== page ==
Jose Saramago is one of the great masters of storytelling and fiction of our time. His language is impeccable and he plays with it often, calling attention to it, even interrupting the story to reflect on words and modes of expressing thoughts. The story itself is captivating and in the later sections when the group of 7 are wandering in this nightmare of a city where all are blind is one of the most frightful and even terrifying scenes I know in fiction. This is in no way a horror story, yet I can't imagine a novel in the genre of horror rising to the level of terror that Saramago strikes in us in these scenes of wandering bands of blind people struggling to find food and stay alive. It is a macabre and brilliant painting of pictures for the verbally sighted and yet another addition to the marvelous list of Saramago triumphs.

Special thanks to George Snedeker for this note:

George Snedeker

I have just read your review of Saramago's BLINDNESS. as a visually impaired person, I have been trying to make sense of his use of blindness as a trope. blindness operates in his text as both an intertextual sign and as a referent. blindness represents limitation. this is true in the very obvious sense of the analogy between knowing and seeing. blindness also leads the characters to return to the state of nature. I have always been troubled by the doctor's wife. her eyes allow her to lead the others to safety. she is also necessary as the narrator of the story. without her, who would describe the events and scenes of the novel.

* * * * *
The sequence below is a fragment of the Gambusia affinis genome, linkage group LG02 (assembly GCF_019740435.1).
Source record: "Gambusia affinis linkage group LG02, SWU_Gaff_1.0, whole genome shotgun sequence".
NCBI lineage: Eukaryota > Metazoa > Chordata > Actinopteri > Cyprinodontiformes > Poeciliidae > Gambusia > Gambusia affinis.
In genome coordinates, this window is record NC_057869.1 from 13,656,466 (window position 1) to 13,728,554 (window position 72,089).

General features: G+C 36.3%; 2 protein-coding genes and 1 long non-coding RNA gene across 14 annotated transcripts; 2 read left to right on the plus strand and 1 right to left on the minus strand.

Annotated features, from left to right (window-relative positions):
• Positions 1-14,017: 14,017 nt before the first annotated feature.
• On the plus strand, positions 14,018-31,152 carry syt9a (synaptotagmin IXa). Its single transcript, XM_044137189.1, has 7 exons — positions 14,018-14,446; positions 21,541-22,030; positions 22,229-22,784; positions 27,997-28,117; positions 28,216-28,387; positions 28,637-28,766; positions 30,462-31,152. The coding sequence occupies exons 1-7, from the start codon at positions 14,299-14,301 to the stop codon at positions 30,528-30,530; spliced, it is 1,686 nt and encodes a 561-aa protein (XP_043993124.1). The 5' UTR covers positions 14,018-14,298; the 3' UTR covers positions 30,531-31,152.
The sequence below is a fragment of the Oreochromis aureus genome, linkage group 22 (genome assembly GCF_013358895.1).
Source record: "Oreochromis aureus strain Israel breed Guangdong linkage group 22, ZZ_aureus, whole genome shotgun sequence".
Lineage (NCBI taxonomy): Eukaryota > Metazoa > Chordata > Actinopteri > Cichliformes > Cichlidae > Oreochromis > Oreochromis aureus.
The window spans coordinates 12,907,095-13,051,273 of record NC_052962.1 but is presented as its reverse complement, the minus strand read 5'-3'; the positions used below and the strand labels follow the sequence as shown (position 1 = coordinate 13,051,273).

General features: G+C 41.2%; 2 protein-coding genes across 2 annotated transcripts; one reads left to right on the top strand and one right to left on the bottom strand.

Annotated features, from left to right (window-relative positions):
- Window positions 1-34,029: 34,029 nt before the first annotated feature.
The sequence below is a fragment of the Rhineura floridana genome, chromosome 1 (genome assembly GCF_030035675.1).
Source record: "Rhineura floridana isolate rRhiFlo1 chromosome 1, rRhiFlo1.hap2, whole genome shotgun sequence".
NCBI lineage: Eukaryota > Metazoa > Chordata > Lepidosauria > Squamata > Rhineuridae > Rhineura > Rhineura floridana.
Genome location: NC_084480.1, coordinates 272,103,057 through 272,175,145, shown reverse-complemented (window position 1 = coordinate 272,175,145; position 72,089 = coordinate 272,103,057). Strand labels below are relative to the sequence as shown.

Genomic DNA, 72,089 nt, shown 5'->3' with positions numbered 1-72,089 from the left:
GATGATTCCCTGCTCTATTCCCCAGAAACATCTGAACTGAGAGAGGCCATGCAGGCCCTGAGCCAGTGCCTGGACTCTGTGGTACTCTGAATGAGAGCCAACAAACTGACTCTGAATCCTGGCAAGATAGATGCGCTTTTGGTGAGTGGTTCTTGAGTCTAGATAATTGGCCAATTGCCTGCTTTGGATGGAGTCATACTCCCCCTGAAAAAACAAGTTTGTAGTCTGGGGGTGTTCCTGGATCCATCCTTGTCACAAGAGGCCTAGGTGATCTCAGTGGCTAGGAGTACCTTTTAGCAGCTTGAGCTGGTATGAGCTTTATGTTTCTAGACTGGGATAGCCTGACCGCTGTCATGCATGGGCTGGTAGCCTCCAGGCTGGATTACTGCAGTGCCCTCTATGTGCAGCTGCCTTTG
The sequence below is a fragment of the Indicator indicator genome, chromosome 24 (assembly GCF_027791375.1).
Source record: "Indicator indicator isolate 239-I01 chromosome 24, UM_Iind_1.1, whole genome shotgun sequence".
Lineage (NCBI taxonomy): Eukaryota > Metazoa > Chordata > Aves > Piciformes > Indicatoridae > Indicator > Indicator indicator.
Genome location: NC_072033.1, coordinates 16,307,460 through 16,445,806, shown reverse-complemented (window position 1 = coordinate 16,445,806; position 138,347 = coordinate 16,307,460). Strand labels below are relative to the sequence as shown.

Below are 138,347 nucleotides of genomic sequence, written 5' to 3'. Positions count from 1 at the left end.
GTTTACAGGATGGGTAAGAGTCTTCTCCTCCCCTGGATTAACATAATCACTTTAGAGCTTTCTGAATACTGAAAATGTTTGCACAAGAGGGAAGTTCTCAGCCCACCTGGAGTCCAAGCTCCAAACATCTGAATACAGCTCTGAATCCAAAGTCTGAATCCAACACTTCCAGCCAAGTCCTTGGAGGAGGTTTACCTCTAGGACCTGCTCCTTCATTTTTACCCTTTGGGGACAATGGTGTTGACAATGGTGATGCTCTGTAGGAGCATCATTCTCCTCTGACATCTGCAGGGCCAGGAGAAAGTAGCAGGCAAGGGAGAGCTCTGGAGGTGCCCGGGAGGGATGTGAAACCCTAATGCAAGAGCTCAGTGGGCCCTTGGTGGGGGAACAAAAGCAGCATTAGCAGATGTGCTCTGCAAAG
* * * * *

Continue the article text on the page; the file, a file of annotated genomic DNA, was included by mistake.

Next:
A more systematic review from George Snedeker

BETWEEN METAPHOR AND REFERENT:Reading Saramago's "Blindness"
George Snedeker
Sociology Program
SUNY/College at Old Westbury

Jose Saramago received the Nobel Prize for Literature in 1998. Although several of his books were available in English translation, not many people in the United States had read his novels prior to the award. Soon his latest novel, Blindness, was on the New York Times Best-Seller List. If I had not previously read two of his earlier books, I would not have been much interested in reading an allegorical novel that uses blindness as its master sign.